How to Avoid Falling into Using Food to Replace Tobacco

It’s the classic story. You stop smoking and “Bam!” Immediately the weight packs on. How did this happen? What’s going on? I have several close friends who deliberately went back to smoking because they found the weight gain so unbearable. How do you avoid this?

Presumably, you have reasons for wanting to quit smoking. Maybe you don’t like the smell? Maybe your family has complained that it’s bad for your health? Maybe it’s putting extra strain on your budget that you just don’t need. But how do you stop smoking without eating to compensate?

Increased Weight Is Common and Almost Expected

The evidence suggests that you don’t. You are likely to eat more when you first quit smoking, but that increased eating is healthy. It might feel like you are binge eating at first because you are eating more than you did when you smoked, but this isn’t necessarily binge eating. The truth is that smoking suppresses your appetite so when people are smoking, they under-eat.

This means that when you stop smoking, your BMI simply returns to a healthier (but higher) set point weight. This seems counter-intuitive. Everyone I know will attest to the fact that they gained weight when they stopped smoking. And that’s true. Most people do gain weight when they stop smoking. However, their weight rarely goes above the average for people who never smoked.

How to Reduce Anxiety About Weight Gain

So what can you do if you’ve tried to quit (possibly numerous times) but have been put off because you gained weight? Research shows that programs that help reduce anxiety about weight gain help smoking quitters to stay stopped (Perkins et al, 2001). The health consequences of quitting smoking are so beneficial that they far outweigh the problems associated with your weight returning to a healthy set point.

So, if you are thinking about quitting smoking here are some key steps;

  1. Understand nicotine addiction
  2. Know why you want to quit smoking
  3. Ask yourself the following questions
    1. How does smoking affect your health and the health of your family?
    2. What activities would getting fit help you to do?
    3. How does smoking affect your social movements and enjoyment?
    4. Do the people around you notice the smell of cigarettes on your clothes, hair, and breath?
    5. Are you cutting down on things because of the growing financial cost of cigarettes?
  4. Learn from past mistakes
  5. Work out a Quit Plan
  6. Ask for help from a professional or family and friends

Tips for Not Replacing Cigarettes with Food

You might feel like you are using food to replace tobacco. If you feel like this is the case, it might be helpful to practice some mindfulness around your eating. Some tips to consider are;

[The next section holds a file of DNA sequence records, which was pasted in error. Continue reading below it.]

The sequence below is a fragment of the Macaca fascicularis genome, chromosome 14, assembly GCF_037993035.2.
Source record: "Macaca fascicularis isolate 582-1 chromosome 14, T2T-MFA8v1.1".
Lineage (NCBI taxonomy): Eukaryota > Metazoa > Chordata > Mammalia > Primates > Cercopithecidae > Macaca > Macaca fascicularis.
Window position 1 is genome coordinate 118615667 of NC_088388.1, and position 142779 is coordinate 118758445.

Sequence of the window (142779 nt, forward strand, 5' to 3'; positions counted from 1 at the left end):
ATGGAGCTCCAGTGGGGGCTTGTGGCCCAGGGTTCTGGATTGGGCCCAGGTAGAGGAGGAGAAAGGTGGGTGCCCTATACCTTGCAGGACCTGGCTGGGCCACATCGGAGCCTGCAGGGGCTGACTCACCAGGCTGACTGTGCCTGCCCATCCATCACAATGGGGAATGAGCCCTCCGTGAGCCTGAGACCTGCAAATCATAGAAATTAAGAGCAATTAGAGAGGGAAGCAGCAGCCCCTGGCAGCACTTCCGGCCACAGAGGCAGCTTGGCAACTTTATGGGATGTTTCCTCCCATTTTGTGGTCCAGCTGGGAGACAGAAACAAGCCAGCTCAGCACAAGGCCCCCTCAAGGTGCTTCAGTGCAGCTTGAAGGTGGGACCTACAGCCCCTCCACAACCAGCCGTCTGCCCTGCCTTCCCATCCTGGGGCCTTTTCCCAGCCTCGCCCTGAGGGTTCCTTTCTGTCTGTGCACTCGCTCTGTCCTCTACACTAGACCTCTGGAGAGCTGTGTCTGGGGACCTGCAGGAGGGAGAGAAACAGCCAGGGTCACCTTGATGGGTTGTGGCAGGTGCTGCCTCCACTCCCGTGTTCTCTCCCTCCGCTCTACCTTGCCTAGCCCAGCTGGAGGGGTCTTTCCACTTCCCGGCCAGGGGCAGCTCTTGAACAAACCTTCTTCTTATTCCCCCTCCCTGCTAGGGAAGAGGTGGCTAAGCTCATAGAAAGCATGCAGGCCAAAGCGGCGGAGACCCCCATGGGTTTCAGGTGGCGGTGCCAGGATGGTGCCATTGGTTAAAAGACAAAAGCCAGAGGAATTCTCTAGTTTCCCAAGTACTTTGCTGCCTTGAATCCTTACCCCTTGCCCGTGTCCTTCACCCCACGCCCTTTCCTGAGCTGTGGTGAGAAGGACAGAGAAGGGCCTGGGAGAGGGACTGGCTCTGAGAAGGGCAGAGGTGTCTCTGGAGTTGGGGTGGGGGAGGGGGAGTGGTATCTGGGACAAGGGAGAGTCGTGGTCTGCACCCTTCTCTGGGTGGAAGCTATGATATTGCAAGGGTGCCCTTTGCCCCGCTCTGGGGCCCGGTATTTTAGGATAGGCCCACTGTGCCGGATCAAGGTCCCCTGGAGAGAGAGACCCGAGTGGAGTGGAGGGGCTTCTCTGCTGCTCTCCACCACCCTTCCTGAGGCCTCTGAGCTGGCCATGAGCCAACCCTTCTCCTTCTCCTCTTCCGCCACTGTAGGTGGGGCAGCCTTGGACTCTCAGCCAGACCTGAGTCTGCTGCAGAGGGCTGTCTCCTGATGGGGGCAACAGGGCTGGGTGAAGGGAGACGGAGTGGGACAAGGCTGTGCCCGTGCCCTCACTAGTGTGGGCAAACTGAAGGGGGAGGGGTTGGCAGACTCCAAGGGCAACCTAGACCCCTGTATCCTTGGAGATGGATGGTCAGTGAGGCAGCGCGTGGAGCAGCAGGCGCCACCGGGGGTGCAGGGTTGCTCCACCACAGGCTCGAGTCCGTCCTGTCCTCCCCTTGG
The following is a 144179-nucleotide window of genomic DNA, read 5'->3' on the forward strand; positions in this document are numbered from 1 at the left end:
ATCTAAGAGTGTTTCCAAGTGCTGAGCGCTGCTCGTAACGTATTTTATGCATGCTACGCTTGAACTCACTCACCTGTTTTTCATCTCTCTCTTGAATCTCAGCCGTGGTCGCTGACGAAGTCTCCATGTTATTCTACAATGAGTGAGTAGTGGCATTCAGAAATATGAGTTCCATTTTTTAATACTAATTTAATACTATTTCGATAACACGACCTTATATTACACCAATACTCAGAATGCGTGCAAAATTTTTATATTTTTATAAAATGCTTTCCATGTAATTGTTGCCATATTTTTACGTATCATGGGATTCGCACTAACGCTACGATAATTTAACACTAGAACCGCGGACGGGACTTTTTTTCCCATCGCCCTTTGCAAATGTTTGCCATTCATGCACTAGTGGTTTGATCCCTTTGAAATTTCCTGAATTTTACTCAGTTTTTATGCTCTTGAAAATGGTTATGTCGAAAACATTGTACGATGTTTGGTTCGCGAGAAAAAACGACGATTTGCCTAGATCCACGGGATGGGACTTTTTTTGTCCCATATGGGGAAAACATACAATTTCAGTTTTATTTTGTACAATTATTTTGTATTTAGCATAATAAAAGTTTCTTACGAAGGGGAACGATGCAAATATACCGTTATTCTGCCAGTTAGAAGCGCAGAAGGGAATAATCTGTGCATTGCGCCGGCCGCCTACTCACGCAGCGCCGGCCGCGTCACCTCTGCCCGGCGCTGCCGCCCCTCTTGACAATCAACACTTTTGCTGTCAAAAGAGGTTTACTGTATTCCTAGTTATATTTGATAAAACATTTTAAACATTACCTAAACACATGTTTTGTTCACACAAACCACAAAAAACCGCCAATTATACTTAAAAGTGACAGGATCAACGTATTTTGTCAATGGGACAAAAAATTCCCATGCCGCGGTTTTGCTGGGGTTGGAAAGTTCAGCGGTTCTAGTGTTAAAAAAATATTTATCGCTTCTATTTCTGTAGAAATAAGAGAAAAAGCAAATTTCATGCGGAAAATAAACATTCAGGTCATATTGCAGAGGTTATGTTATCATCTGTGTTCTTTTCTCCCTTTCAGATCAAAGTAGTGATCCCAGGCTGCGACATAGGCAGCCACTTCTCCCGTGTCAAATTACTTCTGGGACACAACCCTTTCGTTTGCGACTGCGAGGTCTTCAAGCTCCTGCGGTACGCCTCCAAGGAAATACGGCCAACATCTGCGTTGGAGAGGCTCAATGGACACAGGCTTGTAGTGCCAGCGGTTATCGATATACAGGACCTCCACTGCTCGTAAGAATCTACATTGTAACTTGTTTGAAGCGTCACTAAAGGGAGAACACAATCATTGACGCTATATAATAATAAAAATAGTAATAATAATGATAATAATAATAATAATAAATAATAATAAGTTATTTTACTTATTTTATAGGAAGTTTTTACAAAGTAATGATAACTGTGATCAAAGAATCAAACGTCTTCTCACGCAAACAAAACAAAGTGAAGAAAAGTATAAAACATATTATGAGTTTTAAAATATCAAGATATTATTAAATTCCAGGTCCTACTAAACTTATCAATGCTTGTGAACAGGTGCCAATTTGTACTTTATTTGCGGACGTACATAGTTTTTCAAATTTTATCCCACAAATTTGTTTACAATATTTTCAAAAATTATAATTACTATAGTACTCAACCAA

1. Ask yourself if you’re eating because you’re hungry, anxious, lonely, bored or tired?
  2. Try to eat sitting down at the table.
  3. Prepare foods that you love to eat.
  4. Eat slowly and enjoy the smell, texture, and taste of your food.
  5. Try not to watch television or other screens while you’re eating.
  6. Think about what foods will really nourish you and help you feel positive, energetic and motivated.
  7. Listen to some relaxing music while you eat.
  8. Make the meal special like you’re on a date even if you’re eating alone.
  9. Take a moment to feel grateful and breath deeply before diving into the food.

It can be difficult if you feel like you are replacing tobacco with food when you are trying to quit smoking. If you feel like this is the case, it might help to practice some mindfulness more generally. There are a number of free mindfulness tools available on the internet, for example: Free Mindfulness, UCLA’s free meditations, University of Massachusetts Mindfulness course.

Article Contributed By: Michelle Lippey

B. Arts (Hons), B. Sci (Psych), Grad Dip. Counselling

I am a qualified Counsellor and member of the ACA (the Australian Counsellors Association. I have worked for Butterfly, Foundation for Eating Disorders in Australia for two years and specialise in my private practice treating Eating Disorders. I have frequently counselled people in remote areas around the world via Skype as well as face to face. My website is:


  • Williamson, D.F., Madans, M.S., Anda, R.F., Kleinman, J.C., Giovino, G.A., Byers, T. (1991). Smoking Cessation and the Severity of Weight Gain in a National Cohort. New England Journal of Medicine, 324:739-45.
  • Perkins, K. A. (1993). Weight Gain Following Smoking Cessation. Journal of Consulting and Clinical Psychology, 61 (5), 768-777. doi: 10.1037/0022-006X.61.5.768
  • Perkins, K.A., Marcus, M. D., Levine, M. D., D’Amico, D., Miller, A., Broge, M., Ashcom, J., Shiffman, S. (2001) Cognitive–behavioral therapy to reduce weight concerns improves smoking cessation outcome in weight-concerned women. Journal of Consulting and Clinical Psychology, 69 (4), 604-613. doi: 10.1037/0022-006X.69.4.604

Related Reading